March 16th, 2009


Who are the real losers?

I got this from CREDO Action. I'm getting extremely tired of listening to rich, powerful people claim that poor, disempowered people are "lazy" and "losers." Poor people don't work less hard than rich people. They just get paid a lot less for busting their butts, and they have a lot less influence over what happens.

Tell CNBC: Listen to Jon Stewart and report the news.

We know about the Bush administration turning a blind eye and refusing to regulate bad behavior. We know about the banks that played fast and loose with our retirements, and then, when it all blew up, they took golden parachutes lined with our tax dollars.

On March 12, Jon Stewart of The Daily Show discussed another serious problem: financial news networks like CNBC that promoted Wall Street propaganda and then blamed the financial crisis on "losers" who couldn't make their mortgage payments. Stewart took on Jim Cramer of CNBC -- the interview was moving, appalling, and a searing indictment that really hit home. Click to watch the video and see for yourself:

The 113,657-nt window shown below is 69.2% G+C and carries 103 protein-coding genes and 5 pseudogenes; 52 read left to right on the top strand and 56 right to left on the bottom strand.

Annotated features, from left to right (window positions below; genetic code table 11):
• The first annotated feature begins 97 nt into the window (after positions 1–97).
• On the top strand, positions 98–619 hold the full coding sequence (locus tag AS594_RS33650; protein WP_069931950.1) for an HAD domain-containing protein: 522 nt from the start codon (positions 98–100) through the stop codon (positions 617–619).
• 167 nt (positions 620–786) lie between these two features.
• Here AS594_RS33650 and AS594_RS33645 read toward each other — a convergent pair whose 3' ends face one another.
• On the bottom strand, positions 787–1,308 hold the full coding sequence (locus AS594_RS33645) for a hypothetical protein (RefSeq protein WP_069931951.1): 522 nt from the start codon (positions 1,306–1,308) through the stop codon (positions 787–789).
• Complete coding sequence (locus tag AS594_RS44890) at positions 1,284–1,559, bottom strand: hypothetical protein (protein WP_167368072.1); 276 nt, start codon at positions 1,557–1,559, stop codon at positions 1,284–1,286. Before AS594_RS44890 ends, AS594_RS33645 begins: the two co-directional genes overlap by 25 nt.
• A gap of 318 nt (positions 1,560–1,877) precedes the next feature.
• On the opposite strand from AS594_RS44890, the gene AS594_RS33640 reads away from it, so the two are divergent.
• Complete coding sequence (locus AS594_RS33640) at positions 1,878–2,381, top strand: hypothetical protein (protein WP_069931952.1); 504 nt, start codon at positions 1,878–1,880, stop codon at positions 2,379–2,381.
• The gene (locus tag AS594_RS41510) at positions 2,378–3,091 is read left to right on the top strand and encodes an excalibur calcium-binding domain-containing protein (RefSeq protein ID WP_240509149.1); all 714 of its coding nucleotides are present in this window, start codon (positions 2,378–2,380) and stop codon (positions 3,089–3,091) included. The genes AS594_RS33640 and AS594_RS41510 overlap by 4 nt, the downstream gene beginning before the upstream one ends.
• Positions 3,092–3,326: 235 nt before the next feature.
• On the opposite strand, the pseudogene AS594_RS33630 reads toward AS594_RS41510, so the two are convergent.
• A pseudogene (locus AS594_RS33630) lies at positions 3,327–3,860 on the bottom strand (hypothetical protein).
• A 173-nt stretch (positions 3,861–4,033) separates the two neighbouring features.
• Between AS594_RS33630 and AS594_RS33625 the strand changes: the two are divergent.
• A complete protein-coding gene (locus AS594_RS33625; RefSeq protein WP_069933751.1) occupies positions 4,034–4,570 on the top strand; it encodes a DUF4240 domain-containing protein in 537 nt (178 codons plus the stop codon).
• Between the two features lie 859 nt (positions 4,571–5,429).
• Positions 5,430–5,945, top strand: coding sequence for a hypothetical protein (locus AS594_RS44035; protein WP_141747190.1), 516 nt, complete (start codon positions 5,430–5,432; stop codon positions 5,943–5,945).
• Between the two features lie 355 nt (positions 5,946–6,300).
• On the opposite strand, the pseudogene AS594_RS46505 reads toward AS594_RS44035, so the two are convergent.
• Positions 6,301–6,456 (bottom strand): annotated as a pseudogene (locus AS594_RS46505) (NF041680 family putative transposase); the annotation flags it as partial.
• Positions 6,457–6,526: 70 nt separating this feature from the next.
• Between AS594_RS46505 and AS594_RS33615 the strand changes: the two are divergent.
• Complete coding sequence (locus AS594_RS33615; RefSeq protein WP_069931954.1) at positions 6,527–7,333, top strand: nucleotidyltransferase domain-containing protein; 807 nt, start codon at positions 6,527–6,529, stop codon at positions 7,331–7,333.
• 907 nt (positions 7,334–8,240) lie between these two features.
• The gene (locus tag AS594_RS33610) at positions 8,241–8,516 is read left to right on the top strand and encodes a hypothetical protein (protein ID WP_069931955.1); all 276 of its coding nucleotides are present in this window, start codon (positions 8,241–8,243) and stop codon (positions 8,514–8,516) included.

Click here to tell CNBC that they should be ashamed of their behavior. A financial news channel should investigate and report the truth, not
merely air infomercials for Wall Street.

Thank you for working to build a better world.

Kate Stayman-London, Campaign Manager
CREDO Action
from Working Assets

Thoughts on Race and Writing

I've found some more interesting posts on the discussion of race that has sprawled across LJ the last several months. Here's one from Rosemary Edghill. Here's one from Nora, a writer of color. There are some useful and enlightening things in these posts.

But wow, am I reminded that I do not tend to think about race and ethnicity the same way most people do. I'll pick just one example, because this one is fun. A lot of fantasy worlds are, well, McFantasyLand. They're sort of medieval pseudo-European settings with mostly white people and ideas. And then there's my main fantasy world, Hallelaine, the oldest of my settings that I still use regularly. It dates back at least as far as my junior high years, so 25+ years.

Hallelaine has a bunch of continents. I haven't mapped them all: mostly the northern, central, and southern ones. Its sentient species include humans, elves, dwarves, and centaurs among others. Most of those come in assorted shapes and sizes, and they don't always get along. And a little slice of the history goes like this ...